Calgary Flames — C Mitch Wahl was No. 8. Wahl struggled through an injury-plagued season, but with the Flames up against the salary cap and needing an infusion of youth, the former California Wave and LA Jr. Kings prospect should go into camp with some sort of shot at a roster spot next fall.

Colorado Avalanche — C Mark Olver was No. 8. A one-time Wave player, Olver had 40 points as a rookie in the AHL and also scored during a brief call-up to the Avs.

Nashville Predators — D Jonathon Blum was No. 2 (I did not count him in the overall totals because he is in the NHL to stay at this point).

New York Islanders — RW Rhett Rakhshani was No. 5. He tied for the rookie scoring lead in the AHL with 62 points, had four points in the AHL All-Star Game and made a two-game NHL appearance.

Minnesota Wild — C Casey Wellman was No. 4 and LW Jason Zucker was No. 6. Wellman also battled injuries but posted 35 points in 42 AHL games and played in 15 games for the Wild. He’s considered a strong bet to stick in Minnesota next season. Zucker might have been Denver University’s best player as a freshman, posting 45 points in 40 games, and he again shone at World Juniors.

Phoenix Coyotes — LW Viktor Tikhonov was No. 5. The former San Jose Jr. Shark seemed to find his game in the AHL this season, getting 33 points in 60 games. The Coyotes have said they rushed him to the NHL after being a first-round pick in 2008.

I’ll take a look at other players from California whose rights are owned by NHL teams in the next post.

A closing note: inclusion is no guarantee of anything. And the turnover of prospects is quite high year-to-year. Just a few years ago, one would have seen Brett Sterling, Brian Salcido and Gabe Gauthier among the Thrashers’, Ducks’ and Kings’ top prospects. Sterling signed with the Penguins last summer and has played some in Pittsburgh, Salcido played in Europe this past season and Gauthier suffered a season-ending shoulder injury and only played a few few ECHL and AHL games.

Opportunity knocks, Blum, Martinez and Sterling answer

I wondered if this might be the season that a bunch of players with ties to California youth hockey finally broke through into the NHL. There were more than a dozen such players in the American Hockey League at the start of the season, and lo and behold, several have received call-ups, and a trio have made the most of it.

Defenseman Jonathon Blum made his NHL debut for the Nashville Predators in late February and has been so good the Predators traded away another defense prospect to make room for him in the lineup.

Through Sunday, Blum had played in 10 consecutive games, got his first NHL goal and was a respectable plus-1 for a team vying for a Western Conference playoff spot. You can read much more about Blum in a profile I wrote about him for California Rubber Magazine.

Blum, who was the No. 2 scorer for the Milwaukee Admirals, was the first California-born and -trained hockey player to be drafted in the first round of the NHL Entry Draft (in 2007). Rest assured, the former California Wave ’89 player’s compelling story is part of the hockey book, Palm Trees and Frozen Ponds, that I continue to work on.

Another player who made the most of an opportunity, though he currently is back in the AHL, is forward  Brett Sterling. A prolific scorer at the collegiate and AHL levels (he was the A’s rookie of the year after a 97-point outburst in 2006-07), Sterling had five points — including three goals — in a seven-game call-up when the Penguins were decimated by injuries earlier this year. He played for the Pasadena Maple Leafs and the LA Jr. Kings before going into the U.S. National Team Development Program in 2000.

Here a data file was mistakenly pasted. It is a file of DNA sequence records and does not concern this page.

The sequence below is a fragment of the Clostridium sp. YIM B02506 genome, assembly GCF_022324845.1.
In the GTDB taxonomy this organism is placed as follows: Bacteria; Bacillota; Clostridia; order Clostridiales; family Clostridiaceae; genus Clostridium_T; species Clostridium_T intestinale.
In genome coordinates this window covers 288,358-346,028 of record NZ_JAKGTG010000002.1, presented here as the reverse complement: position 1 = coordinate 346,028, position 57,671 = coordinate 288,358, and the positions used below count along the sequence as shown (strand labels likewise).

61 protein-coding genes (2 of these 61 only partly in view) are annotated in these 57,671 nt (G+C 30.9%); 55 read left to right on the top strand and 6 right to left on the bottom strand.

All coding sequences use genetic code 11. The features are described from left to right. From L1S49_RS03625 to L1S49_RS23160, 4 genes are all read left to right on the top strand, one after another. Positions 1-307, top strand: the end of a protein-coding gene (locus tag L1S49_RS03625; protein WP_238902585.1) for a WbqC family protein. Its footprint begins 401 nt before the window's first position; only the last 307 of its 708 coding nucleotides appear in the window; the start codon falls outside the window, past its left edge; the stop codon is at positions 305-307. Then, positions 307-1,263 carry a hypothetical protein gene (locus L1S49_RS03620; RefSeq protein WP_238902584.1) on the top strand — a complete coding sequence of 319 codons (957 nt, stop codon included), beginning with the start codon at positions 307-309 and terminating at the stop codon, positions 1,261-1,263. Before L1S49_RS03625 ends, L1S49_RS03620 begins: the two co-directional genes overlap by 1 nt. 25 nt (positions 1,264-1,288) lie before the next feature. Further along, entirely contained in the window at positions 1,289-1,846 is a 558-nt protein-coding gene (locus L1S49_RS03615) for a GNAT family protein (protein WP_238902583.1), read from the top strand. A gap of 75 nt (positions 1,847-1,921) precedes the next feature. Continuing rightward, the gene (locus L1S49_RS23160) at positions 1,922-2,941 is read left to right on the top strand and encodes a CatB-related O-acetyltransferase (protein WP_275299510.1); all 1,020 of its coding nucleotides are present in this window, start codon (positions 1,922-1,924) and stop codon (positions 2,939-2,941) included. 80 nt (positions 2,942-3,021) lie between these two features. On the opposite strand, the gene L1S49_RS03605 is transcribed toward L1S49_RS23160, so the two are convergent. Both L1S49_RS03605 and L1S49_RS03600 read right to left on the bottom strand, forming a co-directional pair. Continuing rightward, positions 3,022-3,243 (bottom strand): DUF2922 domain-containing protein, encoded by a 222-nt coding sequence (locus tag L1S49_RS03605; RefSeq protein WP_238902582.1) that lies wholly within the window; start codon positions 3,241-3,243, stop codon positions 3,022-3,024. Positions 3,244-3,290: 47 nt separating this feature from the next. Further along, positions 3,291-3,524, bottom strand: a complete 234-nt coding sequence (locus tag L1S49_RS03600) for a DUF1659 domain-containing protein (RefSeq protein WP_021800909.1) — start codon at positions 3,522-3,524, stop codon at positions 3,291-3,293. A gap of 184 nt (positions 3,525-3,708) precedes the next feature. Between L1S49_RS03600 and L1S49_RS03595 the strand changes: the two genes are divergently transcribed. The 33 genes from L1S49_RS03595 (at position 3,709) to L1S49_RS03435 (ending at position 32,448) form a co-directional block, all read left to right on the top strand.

Those point totals exceeded Sterling’s output in 19 games with the Atlanta Thrashers over two seasons (07-08 and 08-09) and served notice to the NHL that his ability to score translates well on any level.

The third player, and the one who has demonstrated the most staying power is LA Kings defenseman Alec Martinez, who after a four-game audition last season, has played in 46 games and has 12 points (4 goals-8 assists). He consistently gets power-play time but he also boasts a plus-6 and at times has been paired with 2010 Norris Trophy finalist Drew Doughty.

Martinez played youth hockey in Northern California for three years — two seasons for the Santa Clara Blackhawks and another for the San Jose Jr. Sharks — before a job transfer brought his father back to the family’s Michigan home.

Three for the show … and more where they came from!

Well-deserved first NHL goal

Alec Martinez‘s first NHL goal drew scant notice outside of the Los Angeles Kings’ broadcast and a mention in the LA Times a couple days after the fact.

Martinez, who played three seasons of youth hockey in Northern California for the Santa Clara Blackhawks and San Jose Jr. Sharks, scored during a 4-1 Kings loss at Montreal.

While happy to get his first NHL marker, Martinez — as one would expect from a hockey player — chose to focus on how that was secondary to the Kings not winning.

I’ve spoken with Alec a couple of times, mainly for some work with California Rubber Magazine, and have come away impressed. He enjoyed his time playing in California, and his youth coach — Larry Cahn, now of the San Diego Jr. Gulls — told me Alec is an example to all young players to keep working hard because you never know how things will turn out.

(For more on that, click here for a story and audio interview with Martinez at

With the Kings’ offense slumping (and it has too much talent to stay that way, so take heart Kings fans), Martinez’s abilities are a nice fit.

Here’s hoping he sticks. After all, he’s already accomplished one goal of everyone who ever laced up skates.